Mother Promises Son $1,800 on His 18th Birthday if He Stays off Social Media — and He Does

"I'm proud of him, because there were a few times where it was harder," the Minnesota mom told KARE 11

Sivert Klefsaas
Photo: Courtesy Lorna Goldstrand Klefsaas

Could you stay off of social media for six years if it meant earning a nice chunk of change?

One Minnesota mom challenged her son to do just that — and he succeeded.

Sivert Klefsaas, 18, is $1,800 richer now after going without social media since 2016. He was 12 when he began what his mother Lorna Klefsaas called the "18 for 18 challenge," according to KARE 11.

"Being 12, I didn't really have that great of a concept of money yet. So, I was like, 'Oh sick, yeah, absolutely!' "Sivert said with a laugh.

Despite the tall order, Lorna told the station that she "knew for sure" that her son would complete the task.

"He did really dig in," she explained. "He was like 'I'm not breaking this.' I'm proud of him, because there were a few times where it was harder."

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Sivert Klefsaas; Lorna Goldstrand Klefsaas
Courtesy Lorna Goldstrand Klefsaas

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The idea for the challenge came after Lorna watched her eldest daughter struggle with the effects social media had on her life during her teenage years, KARE 11 reported.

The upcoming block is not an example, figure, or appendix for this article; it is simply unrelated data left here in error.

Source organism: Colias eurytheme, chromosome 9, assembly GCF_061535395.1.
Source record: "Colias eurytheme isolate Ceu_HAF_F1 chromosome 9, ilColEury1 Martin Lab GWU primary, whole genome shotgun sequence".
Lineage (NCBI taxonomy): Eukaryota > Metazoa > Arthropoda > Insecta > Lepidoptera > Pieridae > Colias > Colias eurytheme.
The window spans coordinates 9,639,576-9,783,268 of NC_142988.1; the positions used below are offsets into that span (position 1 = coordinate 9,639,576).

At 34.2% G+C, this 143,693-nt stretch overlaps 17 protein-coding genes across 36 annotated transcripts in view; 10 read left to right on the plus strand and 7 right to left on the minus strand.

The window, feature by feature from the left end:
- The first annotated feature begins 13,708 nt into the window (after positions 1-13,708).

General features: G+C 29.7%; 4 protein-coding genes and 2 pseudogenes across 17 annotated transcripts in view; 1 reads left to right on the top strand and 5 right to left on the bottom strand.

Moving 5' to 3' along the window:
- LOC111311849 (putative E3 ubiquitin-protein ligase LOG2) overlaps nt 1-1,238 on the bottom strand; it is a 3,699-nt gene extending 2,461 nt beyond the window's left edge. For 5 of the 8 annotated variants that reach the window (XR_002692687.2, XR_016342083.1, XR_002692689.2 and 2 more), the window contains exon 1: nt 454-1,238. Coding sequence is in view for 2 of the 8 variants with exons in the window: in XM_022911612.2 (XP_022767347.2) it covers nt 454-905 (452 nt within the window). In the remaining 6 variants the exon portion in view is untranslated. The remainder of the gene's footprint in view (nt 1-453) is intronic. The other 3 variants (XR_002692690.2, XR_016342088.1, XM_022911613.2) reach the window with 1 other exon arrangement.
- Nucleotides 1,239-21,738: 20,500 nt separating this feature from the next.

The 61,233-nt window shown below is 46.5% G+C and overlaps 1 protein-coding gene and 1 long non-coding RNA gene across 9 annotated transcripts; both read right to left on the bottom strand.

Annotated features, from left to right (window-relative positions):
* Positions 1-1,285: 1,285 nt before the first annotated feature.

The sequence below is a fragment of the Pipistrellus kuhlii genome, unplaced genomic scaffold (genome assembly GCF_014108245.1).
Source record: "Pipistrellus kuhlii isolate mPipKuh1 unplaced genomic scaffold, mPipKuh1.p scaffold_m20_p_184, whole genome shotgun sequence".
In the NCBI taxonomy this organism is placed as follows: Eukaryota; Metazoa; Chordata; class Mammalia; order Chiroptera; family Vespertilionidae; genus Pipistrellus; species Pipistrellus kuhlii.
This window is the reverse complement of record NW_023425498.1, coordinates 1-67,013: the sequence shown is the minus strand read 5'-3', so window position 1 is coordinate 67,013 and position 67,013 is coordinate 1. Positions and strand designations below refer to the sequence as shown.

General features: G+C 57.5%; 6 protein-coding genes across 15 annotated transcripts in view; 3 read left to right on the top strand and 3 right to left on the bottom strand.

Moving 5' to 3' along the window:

"She got so obsessed with keeping up her Snapchat streaks that really it was affecting her mood. It was affecting her friendships," Lorna told the station. The mom said pulling her daughter away from social media "was like an intervention" but was ultimately worth the effort.

"She was really, really upset, but it was not even three weeks later that she thanked us and said she was so happy to not have her phone," Lorna said.

After hearing about a similar "16 for 16" challenge on the radio, Lorna formulated the "18 for 18 challenge" in hopes of seeing her son avoiding the same problems many other teens face on social media, per CNN. (Sivert is the youngest of four children, according to the outlet.)

At age 12, Sivert was not yet enthralled by social media when his mother put him to the test. The young man told CNN that it was not hard for him to stay on task either, especially when "unnecessary drama" arose.

Lorna noted that she never felt the need to check on her son's compliance. "He's so competitive, it was definitely more for proving a point," she told the outlet.

Finally, Sivert claimed his prize on Feb. 19.

"I wouldn't say there was ever a time where I thought I was about to break," he confessed to CNN, noting that his friends would keep him in the loop about any new news or trends. "As it went on, it was more of a pride thing."

Not only did Sivert complete his mother's challenge, but "he would do it again," too.

"I thought it was awesome," Sivert told CNN Tuesday, "I thought, 'Ah what's 6 more years?'"

Among the first social media platforms Sivert is exploring is Instagram, though he admittedly has a bit of a "learning curve" to overcome. "I see my friends fly through their social media apps and I can't do that quite yet," he told CNN.

Speaking with KARE 11, Sivert said he can't "seem to figure out social media" just yet.

"It's hilarious. I feel like I'm like 80," he quipped, adding, "It's pretty embarrassing. I'll be with my friends, and they are like, 'what are you doing?' "

Still, Lorna is proud of her son's accomplishment. "We are certainly not against social media, but it's the healthy using of it," Lorna told CNN. "It's about not letting yourself get weighed down by it, or addicted to it, or affected by things that people post."

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